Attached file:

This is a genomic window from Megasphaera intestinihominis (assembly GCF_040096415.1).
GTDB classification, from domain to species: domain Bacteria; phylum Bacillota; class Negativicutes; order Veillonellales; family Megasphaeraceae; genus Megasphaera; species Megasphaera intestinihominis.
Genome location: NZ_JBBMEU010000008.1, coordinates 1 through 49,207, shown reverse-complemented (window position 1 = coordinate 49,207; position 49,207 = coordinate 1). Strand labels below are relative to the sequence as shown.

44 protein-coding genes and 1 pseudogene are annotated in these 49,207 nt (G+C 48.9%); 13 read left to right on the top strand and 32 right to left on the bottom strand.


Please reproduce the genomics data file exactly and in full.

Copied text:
This is a genomic window from Megasphaera intestinihominis (assembly GCF_040096415.1).
GTDB classification, from domain to species: domain Bacteria; phylum Bacillota; class Negativicutes; order Veillonellales; family Megasphaeraceae; genus Megasphaera; species Megasphaera intestinihominis.
Genome location: NZ_JBBMEU010000008.1, coordinates 1 through 49,207, shown reverse-complemented (window position 1 = coordinate 49,207; position 49,207 = coordinate 1). Strand labels below are relative to the sequence as shown.

44 protein-coding genes and 1 pseudogene are annotated in these 49,207 nt (G+C 48.9%); 13 read left to right on the top strand and 32 right to left on the bottom strand.